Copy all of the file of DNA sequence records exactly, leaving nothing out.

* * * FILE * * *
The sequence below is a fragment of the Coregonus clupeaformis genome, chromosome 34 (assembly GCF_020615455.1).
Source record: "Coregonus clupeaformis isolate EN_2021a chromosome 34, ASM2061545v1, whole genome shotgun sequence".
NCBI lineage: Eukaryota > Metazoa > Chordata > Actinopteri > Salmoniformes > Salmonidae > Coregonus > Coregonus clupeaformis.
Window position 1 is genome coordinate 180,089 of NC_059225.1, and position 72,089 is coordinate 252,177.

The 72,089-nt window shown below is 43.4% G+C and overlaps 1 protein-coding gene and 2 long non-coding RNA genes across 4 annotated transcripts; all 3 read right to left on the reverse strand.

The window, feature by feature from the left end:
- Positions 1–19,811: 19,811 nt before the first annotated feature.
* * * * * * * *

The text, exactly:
The sequence below is a fragment of the Coregonus clupeaformis genome, chromosome 34 (assembly GCF_020615455.1).
Source record: "Coregonus clupeaformis isolate EN_2021a chromosome 34, ASM2061545v1, whole genome shotgun sequence".
NCBI lineage: Eukaryota > Metazoa > Chordata > Actinopteri > Salmoniformes > Salmonidae > Coregonus > Coregonus clupeaformis.
Window position 1 is genome coordinate 180,089 of NC_059225.1, and position 72,089 is coordinate 252,177.

The 72,089-nt window shown below is 43.4% G+C and overlaps 1 protein-coding gene and 2 long non-coding RNA genes across 4 annotated transcripts; all 3 read right to left on the reverse strand.

The window, feature by feature from the left end:
- Positions 1–19,811: 19,811 nt before the first annotated feature.